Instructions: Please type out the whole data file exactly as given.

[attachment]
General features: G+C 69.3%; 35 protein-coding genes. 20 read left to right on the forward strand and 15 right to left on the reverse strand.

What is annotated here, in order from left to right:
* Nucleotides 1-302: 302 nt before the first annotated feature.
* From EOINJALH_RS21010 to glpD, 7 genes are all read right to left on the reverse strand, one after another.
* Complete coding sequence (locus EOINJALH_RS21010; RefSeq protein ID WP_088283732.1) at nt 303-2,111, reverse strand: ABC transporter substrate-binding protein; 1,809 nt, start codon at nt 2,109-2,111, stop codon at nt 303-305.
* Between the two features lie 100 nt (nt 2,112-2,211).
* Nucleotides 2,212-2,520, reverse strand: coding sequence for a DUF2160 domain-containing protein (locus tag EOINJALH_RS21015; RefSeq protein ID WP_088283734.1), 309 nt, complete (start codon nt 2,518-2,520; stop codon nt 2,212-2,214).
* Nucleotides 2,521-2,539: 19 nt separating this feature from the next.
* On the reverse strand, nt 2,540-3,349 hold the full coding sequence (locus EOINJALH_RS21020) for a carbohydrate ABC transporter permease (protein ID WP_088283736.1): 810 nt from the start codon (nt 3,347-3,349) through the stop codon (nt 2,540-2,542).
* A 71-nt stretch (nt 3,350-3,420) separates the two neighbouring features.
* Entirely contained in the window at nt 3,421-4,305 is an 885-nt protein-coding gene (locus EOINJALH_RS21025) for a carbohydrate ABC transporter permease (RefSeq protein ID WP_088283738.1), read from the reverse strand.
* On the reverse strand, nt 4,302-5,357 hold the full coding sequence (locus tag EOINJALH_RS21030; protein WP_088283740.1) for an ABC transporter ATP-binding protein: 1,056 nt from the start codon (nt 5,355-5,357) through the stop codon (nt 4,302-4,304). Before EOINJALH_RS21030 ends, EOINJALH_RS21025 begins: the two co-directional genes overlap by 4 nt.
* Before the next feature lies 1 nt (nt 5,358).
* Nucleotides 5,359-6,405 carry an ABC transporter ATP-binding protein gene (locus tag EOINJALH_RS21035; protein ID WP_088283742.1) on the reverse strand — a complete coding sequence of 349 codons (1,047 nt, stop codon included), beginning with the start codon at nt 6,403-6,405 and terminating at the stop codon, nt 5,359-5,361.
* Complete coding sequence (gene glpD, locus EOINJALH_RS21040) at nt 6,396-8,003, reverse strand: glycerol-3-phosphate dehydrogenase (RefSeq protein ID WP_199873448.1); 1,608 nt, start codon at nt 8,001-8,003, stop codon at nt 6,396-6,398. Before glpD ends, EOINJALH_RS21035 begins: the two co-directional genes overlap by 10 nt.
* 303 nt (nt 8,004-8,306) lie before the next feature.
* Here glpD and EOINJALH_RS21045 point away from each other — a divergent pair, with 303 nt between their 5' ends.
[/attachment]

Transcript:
General features: G+C 69.3%; 35 protein-coding genes. 20 read left to right on the forward strand and 15 right to left on the reverse strand.

What is annotated here, in order from left to right:
* Nucleotides 1-302: 302 nt before the first annotated feature.
* From EOINJALH_RS21010 to glpD, 7 genes are all read right to left on the reverse strand, one after another.
* Complete coding sequence (locus EOINJALH_RS21010; RefSeq protein ID WP_088283732.1) at nt 303-2,111, reverse strand: ABC transporter substrate-binding protein; 1,809 nt, start codon at nt 2,109-2,111, stop codon at nt 303-305.
* Between the two features lie 100 nt (nt 2,112-2,211).
* Nucleotides 2,212-2,520, reverse strand: coding sequence for a DUF2160 domain-containing protein (locus tag EOINJALH_RS21015; RefSeq protein ID WP_088283734.1), 309 nt, complete (start codon nt 2,518-2,520; stop codon nt 2,212-2,214).
* Nucleotides 2,521-2,539: 19 nt separating this feature from the next.
* On the reverse strand, nt 2,540-3,349 hold the full coding sequence (locus EOINJALH_RS21020) for a carbohydrate ABC transporter permease (protein ID WP_088283736.1): 810 nt from the start codon (nt 3,347-3,349) through the stop codon (nt 2,540-2,542).
* A 71-nt stretch (nt 3,350-3,420) separates the two neighbouring features.
* Entirely contained in the window at nt 3,421-4,305 is an 885-nt protein-coding gene (locus EOINJALH_RS21025) for a carbohydrate ABC transporter permease (RefSeq protein ID WP_088283738.1), read from the reverse strand.
* On the reverse strand, nt 4,302-5,357 hold the full coding sequence (locus tag EOINJALH_RS21030; protein WP_088283740.1) for an ABC transporter ATP-binding protein: 1,056 nt from the start codon (nt 5,355-5,357) through the stop codon (nt 4,302-4,304). Before EOINJALH_RS21030 ends, EOINJALH_RS21025 begins: the two co-directional genes overlap by 4 nt.
* Before the next feature lies 1 nt (nt 5,358).
* Nucleotides 5,359-6,405 carry an ABC transporter ATP-binding protein gene (locus tag EOINJALH_RS21035; protein ID WP_088283742.1) on the reverse strand — a complete coding sequence of 349 codons (1,047 nt, stop codon included), beginning with the start codon at nt 6,403-6,405 and terminating at the stop codon, nt 5,359-5,361.
* Complete coding sequence (gene glpD, locus EOINJALH_RS21040) at nt 6,396-8,003, reverse strand: glycerol-3-phosphate dehydrogenase (RefSeq protein ID WP_199873448.1); 1,608 nt, start codon at nt 8,001-8,003, stop codon at nt 6,396-6,398. Before glpD ends, EOINJALH_RS21035 begins: the two co-directional genes overlap by 10 nt.
* 303 nt (nt 8,004-8,306) lie before the next feature.
* Here glpD and EOINJALH_RS21045 point away from each other — a divergent pair, with 303 nt between their 5' ends.